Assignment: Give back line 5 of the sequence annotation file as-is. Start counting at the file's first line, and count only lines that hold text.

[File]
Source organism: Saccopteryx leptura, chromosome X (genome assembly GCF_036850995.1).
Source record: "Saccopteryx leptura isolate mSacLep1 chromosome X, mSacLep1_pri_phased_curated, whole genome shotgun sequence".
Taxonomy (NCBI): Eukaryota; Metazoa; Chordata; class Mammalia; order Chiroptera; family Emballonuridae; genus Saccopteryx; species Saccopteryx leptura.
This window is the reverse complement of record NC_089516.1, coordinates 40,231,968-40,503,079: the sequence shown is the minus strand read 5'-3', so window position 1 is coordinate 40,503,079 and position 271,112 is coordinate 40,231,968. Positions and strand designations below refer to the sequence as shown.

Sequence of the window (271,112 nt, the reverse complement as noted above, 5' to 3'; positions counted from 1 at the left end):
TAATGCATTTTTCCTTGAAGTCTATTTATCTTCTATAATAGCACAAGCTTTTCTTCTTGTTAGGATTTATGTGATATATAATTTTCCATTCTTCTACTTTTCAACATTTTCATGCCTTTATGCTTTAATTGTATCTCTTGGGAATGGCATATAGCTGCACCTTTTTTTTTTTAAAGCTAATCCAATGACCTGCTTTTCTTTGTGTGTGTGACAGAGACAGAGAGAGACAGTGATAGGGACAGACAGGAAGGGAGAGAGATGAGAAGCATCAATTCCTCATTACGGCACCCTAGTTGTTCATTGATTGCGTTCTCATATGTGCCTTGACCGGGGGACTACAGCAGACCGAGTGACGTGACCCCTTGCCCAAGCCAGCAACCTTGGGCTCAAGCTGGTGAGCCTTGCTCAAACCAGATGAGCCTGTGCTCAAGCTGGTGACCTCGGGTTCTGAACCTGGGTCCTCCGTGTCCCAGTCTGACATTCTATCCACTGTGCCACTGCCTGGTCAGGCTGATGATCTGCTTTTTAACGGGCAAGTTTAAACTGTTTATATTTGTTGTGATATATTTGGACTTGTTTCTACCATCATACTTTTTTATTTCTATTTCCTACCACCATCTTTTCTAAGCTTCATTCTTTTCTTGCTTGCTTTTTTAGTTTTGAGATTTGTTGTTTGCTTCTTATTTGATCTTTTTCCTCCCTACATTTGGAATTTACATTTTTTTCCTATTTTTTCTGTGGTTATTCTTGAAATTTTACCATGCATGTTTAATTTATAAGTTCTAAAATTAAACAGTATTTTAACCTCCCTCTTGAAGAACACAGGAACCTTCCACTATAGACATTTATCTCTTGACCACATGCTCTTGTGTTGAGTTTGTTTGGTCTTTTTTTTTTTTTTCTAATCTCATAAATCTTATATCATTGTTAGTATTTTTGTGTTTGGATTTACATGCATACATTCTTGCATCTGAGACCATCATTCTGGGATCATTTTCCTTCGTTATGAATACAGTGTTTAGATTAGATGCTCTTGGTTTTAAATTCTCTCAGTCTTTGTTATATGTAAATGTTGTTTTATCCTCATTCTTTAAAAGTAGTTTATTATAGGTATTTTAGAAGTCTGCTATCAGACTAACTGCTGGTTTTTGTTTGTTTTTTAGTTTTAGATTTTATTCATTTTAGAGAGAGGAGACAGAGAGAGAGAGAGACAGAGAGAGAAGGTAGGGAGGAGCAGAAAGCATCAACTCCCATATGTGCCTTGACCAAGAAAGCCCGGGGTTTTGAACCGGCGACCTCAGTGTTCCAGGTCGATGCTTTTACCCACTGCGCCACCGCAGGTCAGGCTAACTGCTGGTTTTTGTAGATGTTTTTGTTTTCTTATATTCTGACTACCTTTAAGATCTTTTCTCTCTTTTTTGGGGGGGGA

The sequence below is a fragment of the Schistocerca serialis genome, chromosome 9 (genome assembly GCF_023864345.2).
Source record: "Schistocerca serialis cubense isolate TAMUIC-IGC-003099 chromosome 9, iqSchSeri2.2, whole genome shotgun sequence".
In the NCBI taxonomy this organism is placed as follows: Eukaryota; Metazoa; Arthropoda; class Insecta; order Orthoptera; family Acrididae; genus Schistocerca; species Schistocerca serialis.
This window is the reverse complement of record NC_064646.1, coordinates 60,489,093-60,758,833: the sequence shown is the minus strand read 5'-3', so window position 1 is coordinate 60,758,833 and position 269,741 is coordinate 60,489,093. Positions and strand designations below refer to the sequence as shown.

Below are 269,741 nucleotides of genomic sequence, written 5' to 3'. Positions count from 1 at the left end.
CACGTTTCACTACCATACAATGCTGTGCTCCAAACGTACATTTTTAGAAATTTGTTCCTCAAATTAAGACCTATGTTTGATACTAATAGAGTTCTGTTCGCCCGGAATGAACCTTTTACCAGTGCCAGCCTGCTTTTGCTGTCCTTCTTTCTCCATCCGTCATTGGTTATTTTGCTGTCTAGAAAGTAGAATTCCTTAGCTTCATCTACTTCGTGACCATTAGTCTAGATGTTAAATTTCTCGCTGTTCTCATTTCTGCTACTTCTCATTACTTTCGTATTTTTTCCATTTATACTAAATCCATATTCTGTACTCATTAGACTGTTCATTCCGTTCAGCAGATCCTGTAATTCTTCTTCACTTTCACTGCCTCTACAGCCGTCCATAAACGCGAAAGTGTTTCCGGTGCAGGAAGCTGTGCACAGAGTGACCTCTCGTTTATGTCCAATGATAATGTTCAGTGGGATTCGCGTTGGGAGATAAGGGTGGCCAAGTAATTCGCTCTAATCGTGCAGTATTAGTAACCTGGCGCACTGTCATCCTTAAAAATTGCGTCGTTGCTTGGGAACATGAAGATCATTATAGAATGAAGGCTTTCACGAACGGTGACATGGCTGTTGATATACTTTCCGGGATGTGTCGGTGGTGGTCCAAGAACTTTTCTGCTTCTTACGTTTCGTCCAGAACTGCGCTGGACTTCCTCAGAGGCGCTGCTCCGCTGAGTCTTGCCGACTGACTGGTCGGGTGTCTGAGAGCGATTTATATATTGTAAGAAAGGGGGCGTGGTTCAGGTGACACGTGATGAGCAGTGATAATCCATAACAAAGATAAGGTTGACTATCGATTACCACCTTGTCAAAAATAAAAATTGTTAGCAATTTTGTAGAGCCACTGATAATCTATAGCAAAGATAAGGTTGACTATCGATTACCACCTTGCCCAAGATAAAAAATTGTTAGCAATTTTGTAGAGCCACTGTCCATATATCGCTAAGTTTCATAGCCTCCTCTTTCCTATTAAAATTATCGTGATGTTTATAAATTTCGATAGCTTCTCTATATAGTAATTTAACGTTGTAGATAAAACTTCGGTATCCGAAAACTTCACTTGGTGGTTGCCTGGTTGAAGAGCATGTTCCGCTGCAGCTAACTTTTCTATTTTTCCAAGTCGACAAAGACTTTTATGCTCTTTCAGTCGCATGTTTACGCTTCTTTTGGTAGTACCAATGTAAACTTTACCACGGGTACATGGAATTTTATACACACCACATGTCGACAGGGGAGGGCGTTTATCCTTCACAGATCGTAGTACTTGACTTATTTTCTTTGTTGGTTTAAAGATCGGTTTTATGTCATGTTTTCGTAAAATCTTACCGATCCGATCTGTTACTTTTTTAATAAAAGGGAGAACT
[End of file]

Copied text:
Sequence of the window (271,112 nt, the reverse complement as noted above, 5' to 3'; positions counted from 1 at the left end):